Spiders have an exoskeleton. As they grow, the exoskeleton becomes too small and splits open and the new and improved spider leaves it behind. We do not kill spiders at my house – ever. So, as you can imagine, I run across quite a few exoskeletons. This batch of “Daddy-Long-Legs”, aka Skull Spiders (Pholcus phalangioides)was found during my last major cleaning sweep. It was in a wreath hanging over the fireplace which hadn’t been touched since last winter. They are tiny, maybe a centimeter across, and look like spider ghosts – make sure you enlarge the photo to full size for full impact. Very awesome.
It has long been believed, even by myself, that they are one of the most venomous spiders but are not dangerous to humans because they cannot pierce skin with their fangs. This has been proven false, thanks to the crew at Myth Busters.
It is true that they eat other spiders, which is why I leave mine alone. They are also quite skilled at catching flies and mosquitoes that make it into the house. They really earn their keep in late summer when the crane flies (we call them mosquito hawks) are in full swing. They don’t bite humans but they are big and gross and I’m eternally grateful to the spider I see has caught one.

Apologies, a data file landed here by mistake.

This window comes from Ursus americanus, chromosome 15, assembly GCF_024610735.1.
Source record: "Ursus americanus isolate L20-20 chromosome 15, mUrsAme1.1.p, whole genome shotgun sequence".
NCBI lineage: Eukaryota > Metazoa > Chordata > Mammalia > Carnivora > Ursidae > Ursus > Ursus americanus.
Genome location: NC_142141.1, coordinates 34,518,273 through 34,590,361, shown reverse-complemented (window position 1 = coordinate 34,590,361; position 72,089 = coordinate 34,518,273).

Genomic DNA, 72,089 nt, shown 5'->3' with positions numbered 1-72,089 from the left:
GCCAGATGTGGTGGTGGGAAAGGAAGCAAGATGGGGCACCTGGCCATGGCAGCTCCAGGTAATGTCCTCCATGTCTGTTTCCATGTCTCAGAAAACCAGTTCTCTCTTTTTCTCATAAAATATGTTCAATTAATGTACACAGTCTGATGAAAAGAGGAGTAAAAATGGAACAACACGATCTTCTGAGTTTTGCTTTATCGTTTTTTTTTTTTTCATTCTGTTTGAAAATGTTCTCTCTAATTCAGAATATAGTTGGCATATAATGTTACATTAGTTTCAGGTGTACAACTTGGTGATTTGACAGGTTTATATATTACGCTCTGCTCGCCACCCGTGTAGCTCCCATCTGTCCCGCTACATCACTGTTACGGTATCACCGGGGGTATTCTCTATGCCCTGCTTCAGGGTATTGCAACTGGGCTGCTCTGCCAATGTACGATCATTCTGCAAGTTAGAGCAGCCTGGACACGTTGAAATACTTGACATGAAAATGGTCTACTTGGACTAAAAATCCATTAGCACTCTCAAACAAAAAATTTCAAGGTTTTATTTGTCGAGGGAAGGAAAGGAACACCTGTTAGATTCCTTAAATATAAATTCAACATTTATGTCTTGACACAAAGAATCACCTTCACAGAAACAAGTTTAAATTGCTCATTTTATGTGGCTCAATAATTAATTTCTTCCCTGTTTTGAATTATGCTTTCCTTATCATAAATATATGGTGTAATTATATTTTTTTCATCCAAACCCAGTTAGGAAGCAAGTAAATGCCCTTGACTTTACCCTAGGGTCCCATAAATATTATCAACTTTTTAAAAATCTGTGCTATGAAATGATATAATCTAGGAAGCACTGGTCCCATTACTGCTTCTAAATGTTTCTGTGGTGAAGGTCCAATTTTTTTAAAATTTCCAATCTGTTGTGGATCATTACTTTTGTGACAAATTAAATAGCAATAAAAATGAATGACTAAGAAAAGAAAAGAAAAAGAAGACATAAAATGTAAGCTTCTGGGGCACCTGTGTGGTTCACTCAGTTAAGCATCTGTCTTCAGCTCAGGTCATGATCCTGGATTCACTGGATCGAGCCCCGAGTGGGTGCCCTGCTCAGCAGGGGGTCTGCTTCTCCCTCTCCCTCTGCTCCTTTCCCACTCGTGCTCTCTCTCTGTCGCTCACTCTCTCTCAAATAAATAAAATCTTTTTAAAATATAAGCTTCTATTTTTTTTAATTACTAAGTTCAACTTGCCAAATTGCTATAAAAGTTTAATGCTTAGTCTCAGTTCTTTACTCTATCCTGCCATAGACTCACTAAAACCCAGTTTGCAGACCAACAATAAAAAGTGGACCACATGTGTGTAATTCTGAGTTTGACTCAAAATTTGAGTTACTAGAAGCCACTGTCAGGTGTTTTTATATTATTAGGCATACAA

It may seem kind of gross to think of all those spiders running loose in my house, but really there aren’t that many because when you leave Mother Nature alone, she manages to balance those things out. If there isn’t anything around for a Daddy-Long-Legs to eat, it will eat another Daddy-Long-Legs. Besides, I would rather have a lovely spider hanging out in the corner of the ceiling than breathing in a bunch of pesticide. Also, the ‘catch and release’ program is much better than killing something that doesn’t deserve to die. Hopefully I didn’t give anybody the creeps today!